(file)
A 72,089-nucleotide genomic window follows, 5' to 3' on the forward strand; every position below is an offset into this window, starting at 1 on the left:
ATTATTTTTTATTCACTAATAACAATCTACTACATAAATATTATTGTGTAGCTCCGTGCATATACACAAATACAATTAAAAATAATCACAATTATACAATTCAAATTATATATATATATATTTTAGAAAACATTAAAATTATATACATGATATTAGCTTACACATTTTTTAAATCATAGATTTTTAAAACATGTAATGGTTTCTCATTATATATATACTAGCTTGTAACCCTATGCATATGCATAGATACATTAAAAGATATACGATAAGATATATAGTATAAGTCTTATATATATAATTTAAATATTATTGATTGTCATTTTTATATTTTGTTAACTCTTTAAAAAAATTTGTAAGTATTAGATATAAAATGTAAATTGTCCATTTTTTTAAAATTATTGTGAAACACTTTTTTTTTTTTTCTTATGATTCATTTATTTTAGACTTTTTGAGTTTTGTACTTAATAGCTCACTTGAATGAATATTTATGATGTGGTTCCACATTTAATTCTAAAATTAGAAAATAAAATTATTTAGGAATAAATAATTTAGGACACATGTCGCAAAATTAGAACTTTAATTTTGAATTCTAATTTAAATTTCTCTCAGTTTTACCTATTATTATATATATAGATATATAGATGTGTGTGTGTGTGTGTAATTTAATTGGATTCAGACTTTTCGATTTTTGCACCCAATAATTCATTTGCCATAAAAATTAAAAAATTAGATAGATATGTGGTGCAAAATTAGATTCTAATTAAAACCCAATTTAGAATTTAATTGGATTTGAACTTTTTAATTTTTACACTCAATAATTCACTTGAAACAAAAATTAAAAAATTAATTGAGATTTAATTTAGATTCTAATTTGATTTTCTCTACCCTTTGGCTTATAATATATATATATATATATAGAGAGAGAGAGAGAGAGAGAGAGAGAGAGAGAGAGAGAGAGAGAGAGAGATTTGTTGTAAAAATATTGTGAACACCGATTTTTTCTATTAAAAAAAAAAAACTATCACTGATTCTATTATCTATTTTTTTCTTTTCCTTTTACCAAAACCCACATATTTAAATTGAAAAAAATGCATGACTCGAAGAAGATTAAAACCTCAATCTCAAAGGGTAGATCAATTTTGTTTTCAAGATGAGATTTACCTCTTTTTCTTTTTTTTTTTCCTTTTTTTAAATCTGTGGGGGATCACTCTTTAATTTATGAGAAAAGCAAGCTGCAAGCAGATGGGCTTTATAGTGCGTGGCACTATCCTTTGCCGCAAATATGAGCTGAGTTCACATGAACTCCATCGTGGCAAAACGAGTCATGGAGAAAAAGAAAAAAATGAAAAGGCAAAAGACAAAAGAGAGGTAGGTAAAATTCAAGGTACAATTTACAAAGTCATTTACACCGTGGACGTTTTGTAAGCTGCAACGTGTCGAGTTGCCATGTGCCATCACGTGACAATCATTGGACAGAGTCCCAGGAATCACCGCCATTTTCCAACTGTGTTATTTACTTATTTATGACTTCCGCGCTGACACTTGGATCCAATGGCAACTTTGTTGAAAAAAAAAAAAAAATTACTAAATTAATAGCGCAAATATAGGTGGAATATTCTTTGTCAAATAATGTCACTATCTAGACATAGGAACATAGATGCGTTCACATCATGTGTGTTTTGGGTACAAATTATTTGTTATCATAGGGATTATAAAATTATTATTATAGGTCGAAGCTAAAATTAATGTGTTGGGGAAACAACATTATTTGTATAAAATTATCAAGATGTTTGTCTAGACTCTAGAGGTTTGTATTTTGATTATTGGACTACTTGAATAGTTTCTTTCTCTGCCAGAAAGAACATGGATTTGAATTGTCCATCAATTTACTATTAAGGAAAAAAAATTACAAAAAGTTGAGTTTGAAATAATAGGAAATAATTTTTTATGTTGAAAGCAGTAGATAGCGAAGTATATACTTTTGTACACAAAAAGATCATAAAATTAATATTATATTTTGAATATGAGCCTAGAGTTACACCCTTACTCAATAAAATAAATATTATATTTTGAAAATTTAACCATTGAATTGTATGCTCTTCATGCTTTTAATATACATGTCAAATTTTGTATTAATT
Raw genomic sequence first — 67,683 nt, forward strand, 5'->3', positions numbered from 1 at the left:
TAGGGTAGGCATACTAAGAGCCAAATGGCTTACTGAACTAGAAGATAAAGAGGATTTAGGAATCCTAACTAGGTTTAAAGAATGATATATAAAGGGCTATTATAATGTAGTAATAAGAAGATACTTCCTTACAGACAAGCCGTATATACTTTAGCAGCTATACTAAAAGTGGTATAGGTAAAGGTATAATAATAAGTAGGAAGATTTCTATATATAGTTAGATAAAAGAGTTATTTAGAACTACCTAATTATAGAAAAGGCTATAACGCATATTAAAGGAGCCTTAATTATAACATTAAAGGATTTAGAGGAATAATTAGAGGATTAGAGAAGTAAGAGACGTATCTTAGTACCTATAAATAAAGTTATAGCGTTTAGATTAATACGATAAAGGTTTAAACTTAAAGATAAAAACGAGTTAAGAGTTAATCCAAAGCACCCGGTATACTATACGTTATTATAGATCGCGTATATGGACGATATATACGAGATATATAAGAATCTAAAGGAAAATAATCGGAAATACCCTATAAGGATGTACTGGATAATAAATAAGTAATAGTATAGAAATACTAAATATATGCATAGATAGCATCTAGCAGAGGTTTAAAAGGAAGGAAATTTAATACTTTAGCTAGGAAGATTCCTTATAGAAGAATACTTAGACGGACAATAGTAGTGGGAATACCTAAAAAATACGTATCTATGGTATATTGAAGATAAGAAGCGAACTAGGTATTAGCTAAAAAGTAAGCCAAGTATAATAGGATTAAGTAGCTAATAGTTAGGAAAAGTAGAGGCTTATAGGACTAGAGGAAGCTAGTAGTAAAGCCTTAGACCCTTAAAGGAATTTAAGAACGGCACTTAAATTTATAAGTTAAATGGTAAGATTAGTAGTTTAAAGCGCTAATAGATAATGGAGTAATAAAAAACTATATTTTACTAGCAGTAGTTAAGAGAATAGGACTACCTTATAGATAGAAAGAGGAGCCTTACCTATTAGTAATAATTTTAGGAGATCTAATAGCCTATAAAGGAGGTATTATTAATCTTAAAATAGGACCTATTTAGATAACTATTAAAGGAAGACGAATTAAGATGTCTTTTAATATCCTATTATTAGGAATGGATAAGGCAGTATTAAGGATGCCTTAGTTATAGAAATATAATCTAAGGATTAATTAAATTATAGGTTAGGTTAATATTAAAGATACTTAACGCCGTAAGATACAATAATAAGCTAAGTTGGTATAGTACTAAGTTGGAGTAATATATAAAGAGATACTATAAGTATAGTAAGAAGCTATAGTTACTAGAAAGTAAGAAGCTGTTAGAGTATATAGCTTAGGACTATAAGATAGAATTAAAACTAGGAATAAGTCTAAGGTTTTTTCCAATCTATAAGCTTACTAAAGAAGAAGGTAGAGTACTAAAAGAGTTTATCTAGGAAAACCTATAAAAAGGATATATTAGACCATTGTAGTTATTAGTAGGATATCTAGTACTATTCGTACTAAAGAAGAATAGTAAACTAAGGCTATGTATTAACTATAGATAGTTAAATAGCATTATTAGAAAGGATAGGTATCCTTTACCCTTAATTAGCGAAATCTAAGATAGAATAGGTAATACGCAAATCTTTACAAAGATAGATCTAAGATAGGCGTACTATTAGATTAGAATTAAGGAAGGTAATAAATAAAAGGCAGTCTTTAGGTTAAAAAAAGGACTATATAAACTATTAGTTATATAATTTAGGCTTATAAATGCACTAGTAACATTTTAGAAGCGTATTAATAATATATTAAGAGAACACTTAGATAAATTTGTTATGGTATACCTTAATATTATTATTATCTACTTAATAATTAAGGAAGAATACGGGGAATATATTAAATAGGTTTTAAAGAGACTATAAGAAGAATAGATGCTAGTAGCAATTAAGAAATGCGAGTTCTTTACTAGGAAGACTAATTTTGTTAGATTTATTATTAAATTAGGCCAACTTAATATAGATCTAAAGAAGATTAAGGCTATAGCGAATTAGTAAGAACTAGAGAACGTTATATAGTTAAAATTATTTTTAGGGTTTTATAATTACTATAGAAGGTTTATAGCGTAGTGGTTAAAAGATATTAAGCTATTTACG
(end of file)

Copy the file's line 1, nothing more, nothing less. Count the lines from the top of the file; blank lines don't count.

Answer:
A 72,089-nucleotide genomic window follows, 5' to 3' on the forward strand; every position below is an offset into this window, starting at 1 on the left: